Winfield Courier, December 22, 1881.
TISDALE, Dec. 9th, 1881. To The City Council of Winfield: We, the members of the Tisdale Farmers Alliance, make the following resolutions:
Resolved, In justice to the farming community of the county, who are disposing of agricultural produce in your city, and who are justly indignant at the shameful manner by which they are swindled out of their just dues by fraudulent weights; and in justice to yourself and your city, that there be city scales.
Resolved, Further, Should such a measure be taken, that the farmers patronize it and give it their custom. M. ELLINGER, President. J. H. HALL, Secretary.
Winfield Courier, February 16, 1882.
Among other proceedings had by the Board the following claims were acted upon as follows.
J. H. Hall, Election Judge, Tisdale Township, $3.80.
Winfield Courier, March 9, 1882.
Assessor’s Meeting. On Monday, March 6th, 1882, the assessors of Cowley County, Kansas, met at Winfield.
Present from Tisdale Township: Jno. Hall.
Winfield Courier, April 6, 1882.
We paid a hurried visit to Mr. J. H. Hall, one of the “Old Timers” of Tisdale. He has put in all his spare time building stone fence and now has a large pasture enclosed in the most substantial manner. He is doing considerable stock-raising on a small scale in connection with the farm.
Winfield Courier, January 18, 1883.
Notice of Primary. There will be a meeting of the citizens of Tisdale Township at usual place of voting, Jan. 26, 1883, at 2 o’clock p.m., for the purpose of placing in nomination a township ticket. By order of Township trustee, J. H. Hall.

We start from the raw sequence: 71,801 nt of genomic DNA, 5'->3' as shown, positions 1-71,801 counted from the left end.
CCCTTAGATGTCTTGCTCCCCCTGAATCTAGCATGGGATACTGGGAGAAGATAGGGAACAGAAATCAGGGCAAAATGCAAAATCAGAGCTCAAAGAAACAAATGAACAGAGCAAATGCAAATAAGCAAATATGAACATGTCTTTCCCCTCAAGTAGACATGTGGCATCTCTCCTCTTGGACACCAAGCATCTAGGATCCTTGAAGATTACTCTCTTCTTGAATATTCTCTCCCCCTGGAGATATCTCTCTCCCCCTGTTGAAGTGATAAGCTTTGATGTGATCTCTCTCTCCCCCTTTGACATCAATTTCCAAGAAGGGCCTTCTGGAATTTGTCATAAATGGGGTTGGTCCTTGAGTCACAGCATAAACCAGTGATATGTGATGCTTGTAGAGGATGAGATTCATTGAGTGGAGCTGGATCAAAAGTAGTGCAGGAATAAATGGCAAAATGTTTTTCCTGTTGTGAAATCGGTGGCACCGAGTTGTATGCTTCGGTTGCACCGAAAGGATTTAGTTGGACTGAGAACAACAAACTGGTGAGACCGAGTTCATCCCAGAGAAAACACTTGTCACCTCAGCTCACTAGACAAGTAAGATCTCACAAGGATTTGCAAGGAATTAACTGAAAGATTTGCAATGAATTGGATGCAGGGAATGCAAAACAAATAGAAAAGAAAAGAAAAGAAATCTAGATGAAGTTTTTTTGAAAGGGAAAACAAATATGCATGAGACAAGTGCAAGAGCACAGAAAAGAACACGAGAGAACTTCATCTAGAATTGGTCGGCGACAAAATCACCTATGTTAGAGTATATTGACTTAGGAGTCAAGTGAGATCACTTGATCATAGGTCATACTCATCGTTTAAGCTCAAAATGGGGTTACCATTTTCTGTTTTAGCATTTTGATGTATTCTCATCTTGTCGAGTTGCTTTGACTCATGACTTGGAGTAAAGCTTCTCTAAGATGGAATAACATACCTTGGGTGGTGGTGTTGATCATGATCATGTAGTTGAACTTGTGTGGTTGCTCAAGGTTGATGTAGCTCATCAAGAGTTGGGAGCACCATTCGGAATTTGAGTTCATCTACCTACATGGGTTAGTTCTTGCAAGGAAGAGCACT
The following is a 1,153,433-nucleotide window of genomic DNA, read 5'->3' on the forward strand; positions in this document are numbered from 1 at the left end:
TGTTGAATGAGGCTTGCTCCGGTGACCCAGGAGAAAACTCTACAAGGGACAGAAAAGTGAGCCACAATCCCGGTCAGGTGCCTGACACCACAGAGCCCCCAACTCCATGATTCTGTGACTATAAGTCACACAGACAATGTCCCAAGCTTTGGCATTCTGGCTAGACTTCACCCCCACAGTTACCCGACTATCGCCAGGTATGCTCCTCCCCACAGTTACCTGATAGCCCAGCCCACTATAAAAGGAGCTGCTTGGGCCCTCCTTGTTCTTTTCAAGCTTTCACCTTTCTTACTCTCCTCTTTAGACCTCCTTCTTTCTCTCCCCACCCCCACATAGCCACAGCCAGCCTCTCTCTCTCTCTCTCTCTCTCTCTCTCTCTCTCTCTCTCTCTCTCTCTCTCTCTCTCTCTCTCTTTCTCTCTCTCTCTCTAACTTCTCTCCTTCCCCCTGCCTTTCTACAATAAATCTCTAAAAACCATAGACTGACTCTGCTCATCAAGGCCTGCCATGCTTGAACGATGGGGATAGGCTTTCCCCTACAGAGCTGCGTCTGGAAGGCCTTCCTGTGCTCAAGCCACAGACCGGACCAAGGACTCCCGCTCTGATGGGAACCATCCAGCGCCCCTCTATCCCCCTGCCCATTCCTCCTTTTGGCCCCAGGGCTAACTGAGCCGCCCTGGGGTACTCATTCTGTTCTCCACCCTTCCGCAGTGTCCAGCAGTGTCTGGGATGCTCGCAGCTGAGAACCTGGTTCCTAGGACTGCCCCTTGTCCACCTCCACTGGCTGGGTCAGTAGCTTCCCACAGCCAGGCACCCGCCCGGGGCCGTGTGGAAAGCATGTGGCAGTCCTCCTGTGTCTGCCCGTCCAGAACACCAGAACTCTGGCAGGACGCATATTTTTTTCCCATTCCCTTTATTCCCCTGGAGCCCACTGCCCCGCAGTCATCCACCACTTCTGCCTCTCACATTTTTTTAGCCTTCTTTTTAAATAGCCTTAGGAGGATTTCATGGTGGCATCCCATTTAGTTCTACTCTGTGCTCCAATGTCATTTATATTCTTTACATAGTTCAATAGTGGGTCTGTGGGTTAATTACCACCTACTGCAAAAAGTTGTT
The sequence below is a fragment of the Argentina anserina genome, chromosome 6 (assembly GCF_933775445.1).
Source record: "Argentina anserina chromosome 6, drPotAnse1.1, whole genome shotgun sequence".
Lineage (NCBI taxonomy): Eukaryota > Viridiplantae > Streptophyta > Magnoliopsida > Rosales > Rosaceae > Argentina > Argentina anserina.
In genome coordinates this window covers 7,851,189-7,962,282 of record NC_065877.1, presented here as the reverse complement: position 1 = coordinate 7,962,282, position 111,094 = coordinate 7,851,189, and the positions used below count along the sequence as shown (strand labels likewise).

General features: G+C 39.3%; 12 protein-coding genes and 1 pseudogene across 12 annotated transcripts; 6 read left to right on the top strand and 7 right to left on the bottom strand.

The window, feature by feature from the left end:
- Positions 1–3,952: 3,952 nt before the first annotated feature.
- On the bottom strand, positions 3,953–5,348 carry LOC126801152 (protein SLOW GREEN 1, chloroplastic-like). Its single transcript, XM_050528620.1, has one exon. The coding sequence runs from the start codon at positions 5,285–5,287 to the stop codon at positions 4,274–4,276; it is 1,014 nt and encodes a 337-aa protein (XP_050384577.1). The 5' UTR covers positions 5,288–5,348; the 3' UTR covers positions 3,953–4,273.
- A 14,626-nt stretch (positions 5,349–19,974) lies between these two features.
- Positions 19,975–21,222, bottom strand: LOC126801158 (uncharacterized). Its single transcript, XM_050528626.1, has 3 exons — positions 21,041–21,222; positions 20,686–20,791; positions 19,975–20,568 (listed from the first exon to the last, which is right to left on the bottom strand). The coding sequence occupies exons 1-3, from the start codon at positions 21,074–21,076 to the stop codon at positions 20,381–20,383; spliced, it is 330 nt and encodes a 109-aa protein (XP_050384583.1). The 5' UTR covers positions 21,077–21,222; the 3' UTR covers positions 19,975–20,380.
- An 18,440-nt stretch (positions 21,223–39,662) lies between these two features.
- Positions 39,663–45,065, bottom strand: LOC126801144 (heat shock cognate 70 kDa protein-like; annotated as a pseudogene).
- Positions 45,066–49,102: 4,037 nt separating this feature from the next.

Winfield Courier, February 22, 1883.
WHEAT PROSPECTS. J. H. Hall, of Tisdale Township, is one of those farmers who do not get scared before they are hurt. He says he does not believe the wheat is killed or badly hurt to any extent, that the wheat, particularly the late sowed, is mostly killed down to the ground but the roots are all right and an excellent crop may be expected.

Winfield Courier, November 15, 1883.
The people of Tisdale and vicinity had a rare social treat on the evening of October 31. They gathered at the residence of Mr. and Mrs. Chance to celebrate the fifth anniversary of the wedding of that worthy couple. The gathering being a surprise to the lady and gentleman of the house added greatly to the enjoyment of the occasion. The time having arrived for the ceremony, the bride and groom took their position on the floor, the bride on the right, the groom on the left. The bride affirmed that she would (using her own sweet pleasure) use the wooden ware that her friends presented to her, as instruments of warfare to maintain her rights; and the groom consented to submit. When the single ladies and gentlemen of the company beheld this “court”-ship which after a successful voyage of five years on the calm sea of matrimony, was now lying in the beautiful port of Tisdale, waiting for some coming breeze to unfold the wonderful possibilities of the future, we imagined we heard them sigh: